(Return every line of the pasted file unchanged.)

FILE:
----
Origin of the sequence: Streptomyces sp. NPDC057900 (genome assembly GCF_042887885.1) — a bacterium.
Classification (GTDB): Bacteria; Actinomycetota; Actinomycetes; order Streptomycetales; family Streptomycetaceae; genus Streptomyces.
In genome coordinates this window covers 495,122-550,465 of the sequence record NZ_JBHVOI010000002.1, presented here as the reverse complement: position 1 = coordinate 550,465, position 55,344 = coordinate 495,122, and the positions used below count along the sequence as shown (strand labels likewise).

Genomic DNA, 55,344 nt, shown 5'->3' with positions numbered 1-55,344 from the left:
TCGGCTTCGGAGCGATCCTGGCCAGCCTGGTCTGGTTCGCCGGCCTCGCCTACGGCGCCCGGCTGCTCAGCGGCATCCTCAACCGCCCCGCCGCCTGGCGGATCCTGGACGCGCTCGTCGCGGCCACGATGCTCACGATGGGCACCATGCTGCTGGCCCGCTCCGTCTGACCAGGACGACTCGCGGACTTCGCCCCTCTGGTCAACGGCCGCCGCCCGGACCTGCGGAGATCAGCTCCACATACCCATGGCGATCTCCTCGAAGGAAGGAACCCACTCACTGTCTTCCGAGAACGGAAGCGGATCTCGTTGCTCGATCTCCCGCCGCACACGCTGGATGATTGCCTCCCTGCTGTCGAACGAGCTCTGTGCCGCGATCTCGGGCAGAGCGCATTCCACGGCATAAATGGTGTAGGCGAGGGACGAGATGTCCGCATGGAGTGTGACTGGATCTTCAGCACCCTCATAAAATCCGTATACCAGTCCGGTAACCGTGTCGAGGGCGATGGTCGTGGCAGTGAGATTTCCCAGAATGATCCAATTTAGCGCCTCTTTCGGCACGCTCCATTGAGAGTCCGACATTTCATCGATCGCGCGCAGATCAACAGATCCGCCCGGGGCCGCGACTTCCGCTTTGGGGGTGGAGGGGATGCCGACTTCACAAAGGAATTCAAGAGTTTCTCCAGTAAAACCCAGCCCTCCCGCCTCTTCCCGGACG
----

Origin of the sequence: Streptomyces sp. NPDC057900 (genome assembly GCF_042887885.1) — a bacterium.
Classification (GTDB): Bacteria; Actinomycetota; Actinomycetes; order Streptomycetales; family Streptomycetaceae; genus Streptomyces.
In genome coordinates this window covers 495,122-550,465 of the sequence record NZ_JBHVOI010000002.1, presented here as the reverse complement: position 1 = coordinate 550,465, position 55,344 = coordinate 495,122, and the positions used below count along the sequence as shown (strand labels likewise).

Genomic DNA, 55,344 nt, shown 5'->3' with positions numbered 1-55,344 from the left:
TCGGCTTCGGAGCGATCCTGGCCAGCCTGGTCTGGTTCGCCGGCCTCGCCTACGGCGCCCGGCTGCTCAGCGGCATCCTCAACCGCCCCGCCGCCTGGCGGATCCTGGACGCGCTCGTCGCGGCCACGATGCTCACGATGGGCACCATGCTGCTGGCCCGCTCCGTCTGACCAGGACGACTCGCGGACTTCGCCCCTCTGGTCAACGGCCGCCGCCCGGACCTGCGGAGATCAGCTCCACATACCCATGGCGATCTCCTCGAAGGAAGGAACCCACTCACTGTCTTCCGAGAACGGAAGCGGATCTCGTTGCTCGATCTCCCGCCGCACACGCTGGATGATTGCCTCCCTGCTGTCGAACGAGCTCTGTGCCGCGATCTCGGGCAGAGCGCATTCCACGGCATAAATGGTGTAGGCGAGGGACGAGATGTCCGCATGGAGTGTGACTGGATCTTCAGCACCCTCATAAAATCCGTATACCAGTCCGGTAACCGTGTCGAGGGCGATGGTCGTGGCAGTGAGATTTCCCAGAATGATCCAATTTAGCGCCTCTTTCGGCACGCTCCATTGAGAGTCCGACATTTCATCGATCGCGCGCAGATCAACAGATCCGCCCGGGGCCGCGACTTCCGCTTTGGGGGTGGAGGGGATGCCGACTTCACAAAGGAATTCAAGAGTTTCTCCAGTAAAACCCAGCCCTCCCGCCTCTTCCCGGACG